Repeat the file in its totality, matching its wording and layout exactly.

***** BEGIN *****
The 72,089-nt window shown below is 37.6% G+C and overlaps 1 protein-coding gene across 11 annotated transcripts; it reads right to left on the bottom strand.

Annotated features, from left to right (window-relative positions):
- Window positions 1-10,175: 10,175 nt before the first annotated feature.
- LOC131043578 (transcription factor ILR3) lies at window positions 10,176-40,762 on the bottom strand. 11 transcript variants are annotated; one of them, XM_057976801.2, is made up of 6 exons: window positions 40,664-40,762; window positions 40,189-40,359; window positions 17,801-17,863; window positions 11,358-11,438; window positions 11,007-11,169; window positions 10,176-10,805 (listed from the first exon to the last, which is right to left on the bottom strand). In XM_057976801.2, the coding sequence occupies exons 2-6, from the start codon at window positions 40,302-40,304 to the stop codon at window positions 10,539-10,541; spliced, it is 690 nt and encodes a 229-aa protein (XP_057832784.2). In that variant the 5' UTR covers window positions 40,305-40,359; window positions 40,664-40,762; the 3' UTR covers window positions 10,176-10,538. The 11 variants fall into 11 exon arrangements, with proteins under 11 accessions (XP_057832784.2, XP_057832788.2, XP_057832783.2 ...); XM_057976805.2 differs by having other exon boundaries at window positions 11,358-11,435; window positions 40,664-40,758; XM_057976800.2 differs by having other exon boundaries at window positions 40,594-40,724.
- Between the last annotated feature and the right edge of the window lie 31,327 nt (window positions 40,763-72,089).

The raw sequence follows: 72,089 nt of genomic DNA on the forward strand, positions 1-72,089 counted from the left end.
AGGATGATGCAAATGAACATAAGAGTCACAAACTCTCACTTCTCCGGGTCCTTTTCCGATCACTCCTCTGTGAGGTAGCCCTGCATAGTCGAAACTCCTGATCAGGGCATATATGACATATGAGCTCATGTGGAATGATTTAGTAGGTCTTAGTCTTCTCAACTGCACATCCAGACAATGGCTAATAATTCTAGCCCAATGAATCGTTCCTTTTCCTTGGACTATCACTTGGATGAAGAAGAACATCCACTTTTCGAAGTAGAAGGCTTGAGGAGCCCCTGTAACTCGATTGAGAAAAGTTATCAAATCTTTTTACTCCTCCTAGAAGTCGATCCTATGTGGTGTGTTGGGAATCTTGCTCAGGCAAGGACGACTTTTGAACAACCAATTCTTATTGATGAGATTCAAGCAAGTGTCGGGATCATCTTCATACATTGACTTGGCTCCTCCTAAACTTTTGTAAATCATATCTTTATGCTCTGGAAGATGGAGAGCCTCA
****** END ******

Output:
The 72,089-nt window shown below is 37.6% G+C and overlaps 1 protein-coding gene across 11 annotated transcripts; it reads right to left on the bottom strand.

Annotated features, from left to right (window-relative positions):
- Window positions 1-10,175: 10,175 nt before the first annotated feature.
- LOC131043578 (transcription factor ILR3) lies at window positions 10,176-40,762 on the bottom strand. 11 transcript variants are annotated; one of them, XM_057976801.2, is made up of 6 exons: window positions 40,664-40,762; window positions 40,189-40,359; window positions 17,801-17,863; window positions 11,358-11,438; window positions 11,007-11,169; window positions 10,176-10,805 (listed from the first exon to the last, which is right to left on the bottom strand). In XM_057976801.2, the coding sequence occupies exons 2-6, from the start codon at window positions 40,302-40,304 to the stop codon at window positions 10,539-10,541; spliced, it is 690 nt and encodes a 229-aa protein (XP_057832784.2). In that variant the 5' UTR covers window positions 40,305-40,359; window positions 40,664-40,762; the 3' UTR covers window positions 10,176-10,538. The 11 variants fall into 11 exon arrangements, with proteins under 11 accessions (XP_057832784.2, XP_057832788.2, XP_057832783.2 ...); XM_057976805.2 differs by having other exon boundaries at window positions 11,358-11,435; window positions 40,664-40,758; XM_057976800.2 differs by having other exon boundaries at window positions 40,594-40,724.
- Between the last annotated feature and the right edge of the window lie 31,327 nt (window positions 40,763-72,089).

The raw sequence follows: 72,089 nt of genomic DNA on the forward strand, positions 1-72,089 counted from the left end.
AGGATGATGCAAATGAACATAAGAGTCACAAACTCTCACTTCTCCGGGTCCTTTTCCGATCACTCCTCTGTGAGGTAGCCCTGCATAGTCGAAACTCCTGATCAGGGCATATATGACATATGAGCTCATGTGGAATGATTTAGTAGGTCTTAGTCTTCTCAACTGCACATCCAGACAATGGCTAATAATTCTAGCCCAATGAATCGTTCCTTTTCCTTGGACTATCACTTGGATGAAGAAGAACATCCACTTTTCGAAGTAGAAGGCTTGAGGAGCCCCTGTAACTCGATTGAGAAAAGTTATCAAATCTTTTTACTCCTCCTAGAAGTCGATCCTATGTGGTGTGTTGGGAATCTTGCTCAGGCAAGGACGACTTTTGAACAACCAATTCTTATTGATGAGATTCAAGCAAGTGTCGGGATCATCTTCATACATTGACTTGGCTCCTCCTAAACTTTTGTAAATCATATCTTTATGCTCTGGAAGATGGAGAGCCTCA